So, on top of the software and the chip themselves you also need a way to program the chips.  There are dedicated boards available for this, but I chose to use a USB ISP (In-System Programmer).  With these you can have the chip already placed on a breadboard with the project all wired up, program the chip and see what the effects are immediately.  With the dedicated board, you'd have to program the chip, take it out and place it in the project before you could see the effects.  I made another mistake when buying the USB ISP; in my love of eBay I ended up buying an STK500 copy rather than something genuine from DigiKey (e.g. AVAVRISP2); my knock-off has some compatibility issues with the Eclipse AVR plug in which has meant that I now program and build in Eclipse but use AVR Studio to send the program to the chips.  Ah well, you live and learn.

Anyway, onto the obligatory "hello world" for micro-controllers; the blinking LED!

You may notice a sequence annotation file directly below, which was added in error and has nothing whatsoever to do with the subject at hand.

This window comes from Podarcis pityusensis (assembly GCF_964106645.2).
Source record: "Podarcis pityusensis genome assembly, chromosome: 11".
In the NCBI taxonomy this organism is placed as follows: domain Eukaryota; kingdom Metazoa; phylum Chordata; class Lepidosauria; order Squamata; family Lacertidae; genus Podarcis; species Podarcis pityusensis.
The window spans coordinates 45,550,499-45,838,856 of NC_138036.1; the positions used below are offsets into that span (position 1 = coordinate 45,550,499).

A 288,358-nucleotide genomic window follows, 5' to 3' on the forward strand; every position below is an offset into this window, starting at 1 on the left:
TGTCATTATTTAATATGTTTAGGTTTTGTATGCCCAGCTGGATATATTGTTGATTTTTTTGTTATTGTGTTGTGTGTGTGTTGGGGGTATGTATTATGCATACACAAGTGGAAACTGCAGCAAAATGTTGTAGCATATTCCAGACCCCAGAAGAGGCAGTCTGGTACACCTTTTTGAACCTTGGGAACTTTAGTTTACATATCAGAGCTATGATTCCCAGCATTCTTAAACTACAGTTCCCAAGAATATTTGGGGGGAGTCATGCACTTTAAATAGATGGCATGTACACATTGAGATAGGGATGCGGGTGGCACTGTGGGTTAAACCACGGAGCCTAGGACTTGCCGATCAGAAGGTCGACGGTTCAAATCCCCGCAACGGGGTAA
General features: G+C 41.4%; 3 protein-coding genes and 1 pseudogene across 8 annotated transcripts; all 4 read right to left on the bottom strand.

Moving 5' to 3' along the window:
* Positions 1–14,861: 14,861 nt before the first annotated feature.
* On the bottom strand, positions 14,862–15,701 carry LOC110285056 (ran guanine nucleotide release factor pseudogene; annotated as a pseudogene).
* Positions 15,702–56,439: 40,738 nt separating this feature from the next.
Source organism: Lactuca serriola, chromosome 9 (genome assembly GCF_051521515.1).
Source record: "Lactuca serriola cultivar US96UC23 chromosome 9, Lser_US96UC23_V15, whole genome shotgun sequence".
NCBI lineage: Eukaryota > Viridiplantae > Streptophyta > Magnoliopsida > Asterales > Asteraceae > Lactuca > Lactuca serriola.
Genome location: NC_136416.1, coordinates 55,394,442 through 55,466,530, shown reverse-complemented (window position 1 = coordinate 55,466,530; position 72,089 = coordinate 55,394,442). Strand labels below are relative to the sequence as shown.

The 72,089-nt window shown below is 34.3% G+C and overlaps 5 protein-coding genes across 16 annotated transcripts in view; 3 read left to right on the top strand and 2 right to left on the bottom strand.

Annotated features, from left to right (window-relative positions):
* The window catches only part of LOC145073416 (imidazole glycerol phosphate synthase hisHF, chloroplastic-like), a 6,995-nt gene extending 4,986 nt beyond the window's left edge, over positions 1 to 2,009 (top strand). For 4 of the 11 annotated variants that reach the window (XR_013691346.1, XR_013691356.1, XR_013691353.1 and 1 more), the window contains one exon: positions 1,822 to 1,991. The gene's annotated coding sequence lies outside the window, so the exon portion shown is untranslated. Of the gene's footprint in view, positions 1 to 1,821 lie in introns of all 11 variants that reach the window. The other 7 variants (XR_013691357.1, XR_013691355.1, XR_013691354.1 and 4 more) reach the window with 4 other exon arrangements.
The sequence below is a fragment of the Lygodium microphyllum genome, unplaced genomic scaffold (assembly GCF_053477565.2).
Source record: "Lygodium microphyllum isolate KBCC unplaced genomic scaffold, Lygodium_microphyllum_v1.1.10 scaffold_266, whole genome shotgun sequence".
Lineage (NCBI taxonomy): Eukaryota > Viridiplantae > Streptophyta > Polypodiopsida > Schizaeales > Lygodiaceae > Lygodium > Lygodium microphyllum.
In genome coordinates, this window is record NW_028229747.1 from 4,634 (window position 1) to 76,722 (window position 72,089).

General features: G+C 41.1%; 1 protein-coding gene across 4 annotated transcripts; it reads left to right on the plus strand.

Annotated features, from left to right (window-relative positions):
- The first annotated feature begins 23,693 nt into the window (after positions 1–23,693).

Firstly, rather than re-iterate what others have said very well, just do what I did and follow the first couple of sessions of the sparkfun tutorials.  I love how ghetto it looks having the wires poked into the programming cable and then into the breadboard; I love it so much that I still have it set-up this way.  The only differences are where to attach the leads to the chip, you can work it out by looking at the ATtiny13 datasheet and comparing the pin layout with that of the ATmega8 used by sparkfun.

The picture below shows what I ended up with.  I'd already added the power supply suggestion from the first lesson, which is the purpose of all the electronics at the head of the breadboard, but I'm using a 9v battery rather than an ac adapter.